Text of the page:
It’s been over two months since we signed on the dotted line with a property manager for our rental house. I could sum up the experience by saying So Far, So Good! However, I think what might be more accurate is So Far…Pretty Good. Here’s the story…
Back in May we called four property managers in the Kansas City area after doing quite a bit of research online. From those calls, we set up an interview with our top choice. Let’s call her Cathy. I met Cathy at the rental house, explained our situation, briefly walked her around the property, and asked her a few questions. She was kind, prompt, and informative.
During this interview, I was the one asking the majority of the questions, reminding Cathy that we were serious about our investment but that we were appreciative of guidance and assistance with the process, as this was our first solo property. The fact that she didn’t immediately launch into a reassuring and educational speech about how she would help and why we should hire her to manage our first baby, should have raised a red flag.
Not so great.
We signed with Cathy and immediately made a few changes to the house based on her recommendations. For example, we neglected to realize during remodeling that there wasn’t a mailbox on the outside of the house, obviously something a tenant would require. The initial appliance package we purchased didn’t include a fridge, also necessary. Per the lease, the tenant would be expected to keep the landscaping in the “same condition that they found it,” so it was apparent to us that we wanted to spend a few hours sprucing it up, which we did. Finally, the contractors had kindly left the extra paint, caulk, and tile that they had used in the house, in the basement, which we wanted to document. We took photos, left the paint, and loaded up the tile to store in our own home for safekeeping.
All of these things would NOT have been brought up if it weren’t for our own doing. Cathy didn’t really mention, or didn’t seem to care, about any of them except for the mailbox.
Not so great with the proactive recommendations for a new landlord? Perhaps.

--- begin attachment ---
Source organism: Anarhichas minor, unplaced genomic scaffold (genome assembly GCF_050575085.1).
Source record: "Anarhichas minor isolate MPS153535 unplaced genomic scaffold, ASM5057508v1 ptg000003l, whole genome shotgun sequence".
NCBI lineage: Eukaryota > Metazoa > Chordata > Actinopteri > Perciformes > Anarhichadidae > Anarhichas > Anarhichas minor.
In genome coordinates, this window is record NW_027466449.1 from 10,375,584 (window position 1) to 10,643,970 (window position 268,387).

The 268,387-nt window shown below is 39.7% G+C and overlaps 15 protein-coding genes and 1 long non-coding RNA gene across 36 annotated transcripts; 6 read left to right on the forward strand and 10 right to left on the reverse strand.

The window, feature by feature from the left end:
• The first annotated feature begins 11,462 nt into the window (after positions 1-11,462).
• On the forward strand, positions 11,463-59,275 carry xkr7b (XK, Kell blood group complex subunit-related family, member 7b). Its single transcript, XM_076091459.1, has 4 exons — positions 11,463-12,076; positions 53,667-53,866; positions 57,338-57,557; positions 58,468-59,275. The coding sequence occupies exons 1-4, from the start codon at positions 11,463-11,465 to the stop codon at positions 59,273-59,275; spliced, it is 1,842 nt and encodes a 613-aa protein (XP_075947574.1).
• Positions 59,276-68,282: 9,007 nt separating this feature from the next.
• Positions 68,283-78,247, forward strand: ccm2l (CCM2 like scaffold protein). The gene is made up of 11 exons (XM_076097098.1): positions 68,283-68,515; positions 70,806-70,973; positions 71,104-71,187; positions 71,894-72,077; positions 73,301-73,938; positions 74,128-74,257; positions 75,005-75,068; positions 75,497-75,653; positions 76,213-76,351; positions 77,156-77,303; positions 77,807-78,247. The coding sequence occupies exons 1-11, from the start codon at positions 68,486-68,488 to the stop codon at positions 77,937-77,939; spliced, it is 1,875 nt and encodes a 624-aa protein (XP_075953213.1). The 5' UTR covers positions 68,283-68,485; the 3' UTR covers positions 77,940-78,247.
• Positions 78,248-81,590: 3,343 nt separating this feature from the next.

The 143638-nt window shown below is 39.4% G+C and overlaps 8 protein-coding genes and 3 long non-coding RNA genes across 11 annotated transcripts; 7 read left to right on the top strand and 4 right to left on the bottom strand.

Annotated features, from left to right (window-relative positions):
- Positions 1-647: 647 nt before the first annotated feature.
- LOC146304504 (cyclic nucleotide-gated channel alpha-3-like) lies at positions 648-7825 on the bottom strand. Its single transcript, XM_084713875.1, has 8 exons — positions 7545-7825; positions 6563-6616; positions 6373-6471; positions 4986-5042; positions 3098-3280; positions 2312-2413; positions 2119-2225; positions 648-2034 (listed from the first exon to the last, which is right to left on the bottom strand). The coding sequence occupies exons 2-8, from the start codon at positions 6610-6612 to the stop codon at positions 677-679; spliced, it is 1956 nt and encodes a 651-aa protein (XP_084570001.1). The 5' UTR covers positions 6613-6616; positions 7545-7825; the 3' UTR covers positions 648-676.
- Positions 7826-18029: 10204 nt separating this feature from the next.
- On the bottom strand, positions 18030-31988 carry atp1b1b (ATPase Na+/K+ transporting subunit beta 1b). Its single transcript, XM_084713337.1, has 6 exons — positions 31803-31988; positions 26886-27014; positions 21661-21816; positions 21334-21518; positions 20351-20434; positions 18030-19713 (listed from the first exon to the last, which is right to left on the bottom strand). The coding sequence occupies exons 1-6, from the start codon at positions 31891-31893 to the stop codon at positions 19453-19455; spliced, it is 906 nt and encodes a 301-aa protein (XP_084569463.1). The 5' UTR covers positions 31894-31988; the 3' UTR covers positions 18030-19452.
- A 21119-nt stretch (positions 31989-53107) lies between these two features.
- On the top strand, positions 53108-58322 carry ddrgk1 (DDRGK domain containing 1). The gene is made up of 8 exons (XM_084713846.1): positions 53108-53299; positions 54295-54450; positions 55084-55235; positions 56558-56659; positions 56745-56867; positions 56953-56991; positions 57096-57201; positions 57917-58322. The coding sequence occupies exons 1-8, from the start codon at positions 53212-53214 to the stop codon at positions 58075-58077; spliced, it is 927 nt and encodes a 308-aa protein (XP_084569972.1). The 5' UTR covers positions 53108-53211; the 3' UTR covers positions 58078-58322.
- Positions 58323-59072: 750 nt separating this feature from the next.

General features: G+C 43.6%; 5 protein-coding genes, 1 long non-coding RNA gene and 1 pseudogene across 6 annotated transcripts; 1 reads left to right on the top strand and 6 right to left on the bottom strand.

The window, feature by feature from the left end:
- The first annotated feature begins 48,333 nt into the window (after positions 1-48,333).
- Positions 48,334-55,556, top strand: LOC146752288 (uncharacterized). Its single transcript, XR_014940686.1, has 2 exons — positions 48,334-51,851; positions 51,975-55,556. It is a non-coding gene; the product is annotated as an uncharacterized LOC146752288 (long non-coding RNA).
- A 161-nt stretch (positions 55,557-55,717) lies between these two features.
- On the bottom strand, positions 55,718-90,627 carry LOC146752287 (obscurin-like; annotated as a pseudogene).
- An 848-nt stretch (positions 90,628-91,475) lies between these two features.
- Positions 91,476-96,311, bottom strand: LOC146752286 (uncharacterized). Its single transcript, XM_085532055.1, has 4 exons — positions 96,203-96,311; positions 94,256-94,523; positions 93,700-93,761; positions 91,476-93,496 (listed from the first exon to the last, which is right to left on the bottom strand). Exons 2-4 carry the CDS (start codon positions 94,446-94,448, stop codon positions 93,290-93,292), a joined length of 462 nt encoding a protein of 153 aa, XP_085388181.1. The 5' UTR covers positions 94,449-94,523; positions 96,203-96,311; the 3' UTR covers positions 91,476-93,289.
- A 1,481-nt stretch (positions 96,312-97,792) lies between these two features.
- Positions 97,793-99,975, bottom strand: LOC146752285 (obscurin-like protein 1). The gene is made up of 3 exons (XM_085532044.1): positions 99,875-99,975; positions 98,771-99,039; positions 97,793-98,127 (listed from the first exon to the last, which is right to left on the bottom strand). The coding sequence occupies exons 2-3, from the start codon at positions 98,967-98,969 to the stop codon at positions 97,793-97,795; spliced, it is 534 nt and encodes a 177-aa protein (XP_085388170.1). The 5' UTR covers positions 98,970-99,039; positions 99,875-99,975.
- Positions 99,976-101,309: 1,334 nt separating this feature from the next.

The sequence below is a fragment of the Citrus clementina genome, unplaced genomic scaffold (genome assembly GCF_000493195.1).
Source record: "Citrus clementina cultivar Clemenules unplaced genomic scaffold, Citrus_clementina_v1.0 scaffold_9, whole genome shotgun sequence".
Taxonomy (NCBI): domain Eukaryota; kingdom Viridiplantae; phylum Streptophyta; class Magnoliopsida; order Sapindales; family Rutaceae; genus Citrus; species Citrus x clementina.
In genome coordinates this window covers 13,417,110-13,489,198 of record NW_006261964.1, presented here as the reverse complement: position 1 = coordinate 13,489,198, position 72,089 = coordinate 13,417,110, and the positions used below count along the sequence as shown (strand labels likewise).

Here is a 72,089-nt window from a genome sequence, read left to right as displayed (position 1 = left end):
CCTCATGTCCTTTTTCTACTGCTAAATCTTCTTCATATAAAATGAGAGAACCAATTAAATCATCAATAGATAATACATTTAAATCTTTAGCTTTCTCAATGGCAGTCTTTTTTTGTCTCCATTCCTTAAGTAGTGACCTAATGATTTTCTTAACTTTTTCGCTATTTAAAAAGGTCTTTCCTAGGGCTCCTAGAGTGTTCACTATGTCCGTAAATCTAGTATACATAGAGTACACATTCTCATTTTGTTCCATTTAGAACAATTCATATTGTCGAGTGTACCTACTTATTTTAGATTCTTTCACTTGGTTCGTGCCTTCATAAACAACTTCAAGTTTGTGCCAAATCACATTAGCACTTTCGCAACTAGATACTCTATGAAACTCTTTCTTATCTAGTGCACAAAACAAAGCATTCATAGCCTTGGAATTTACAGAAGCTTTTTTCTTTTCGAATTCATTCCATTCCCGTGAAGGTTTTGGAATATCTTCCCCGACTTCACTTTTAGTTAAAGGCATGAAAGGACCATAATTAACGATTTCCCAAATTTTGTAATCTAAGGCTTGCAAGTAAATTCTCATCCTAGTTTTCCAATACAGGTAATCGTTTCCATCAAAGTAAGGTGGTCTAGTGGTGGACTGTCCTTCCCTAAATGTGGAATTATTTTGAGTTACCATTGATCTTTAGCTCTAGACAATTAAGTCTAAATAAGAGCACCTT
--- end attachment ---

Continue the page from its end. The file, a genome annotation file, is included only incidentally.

Anyway, Cathy got to work in marketing the property for rent and, miraculously, found a tenant within two days. Within four days she had done the background check on the potential tenant, informally presented us with the details on their job status, employment history, credit history, criminal history, and pets, and how much rent the tenant had agreed to pay. We gave our go ahead and the lease was signed.
Very, very great!
We rushed to complete the tasks before the first day of the lease arrived. Would it have been nice to have a bit more communication with Cathy about how much work we had to do and when we would have preferred the lease to begin compared to that work’s completion, etc, etc, etc? Yes. She got a tenant for us, which was great, but she didn’t really seem to care about…us.
The day the tenant moved in, Cathy emailed requesting our thoughts on two things: purchasing a cover for the large, basement window well in the back of the house, and supplying inside window coverings for all the windows in the house.
Should we, as the owners of the property, probably realized these two things were necessary? Yes. Had we just completed a massive remodel and, while completing everything else, overlooked a couple details? Yup. Were we new at this and still ironing out the process? YES.
Would Cathy have noticed these two things if she took even a few seconds to look over the property when she came for the initial interview, saving us the headache of rushing around at the last second to complete them? YES, YES, YES.
Not so great, Cathy. Not so great.
She offered to have her handyman price out and install the basement window well cover and cheap blinds for every window in the house, which we immediately took her up on. The labor and materials charges appeared a week later in the lovely, online account software that Cathy’s company offers her property owners.
The only way we knew that the work had been completed, though, was when the charges posted to our account. There was no communication from Cathy that they had been taken care of.
Not so great.
Two weeks into the lease, the tenant submitted an urgent request for maintenance – apparently there was sewage leaking into the basement. Cathy immediately contacted us, asked for our permission for her to call the 24/7 plumber, which we of course gave right away.
Great! (Also: eww!)
We waited four days, hearing no word about if our rental property had floated away in a river of sewage. I texted Cathy after the fourth day, she replied that it had been taken care of the first day. Two days after that, the charges from the plumber appeared in our account.
Umm, not so great. Not so great at all. Where was the communication there, Cath?
I could go on and on, so let’s wrap this up. After just two months we’ve already had our share of adventures with the property. Ups and downs, the good and the bad. Our advance planning in being able to pay for a property manager and still collect a worthwhile cashflow every month has already come in handy – taking care of safety issues, finding the tenant, performing background checks, responding to maintenance requests – of that we will absolutely NOT deny.
However, we could be more satisfied with the experience, and especially the communication, of our property manager.
She does her job well. She does not do customer service well.
Big difference, don’t you think?
What about you, do you have any thoughts on property managers?
Horror stories? Hero stories?
I wish-like-hell-that-I-would-have-hired-one stories? We’d love to hear ‘em.
More to come!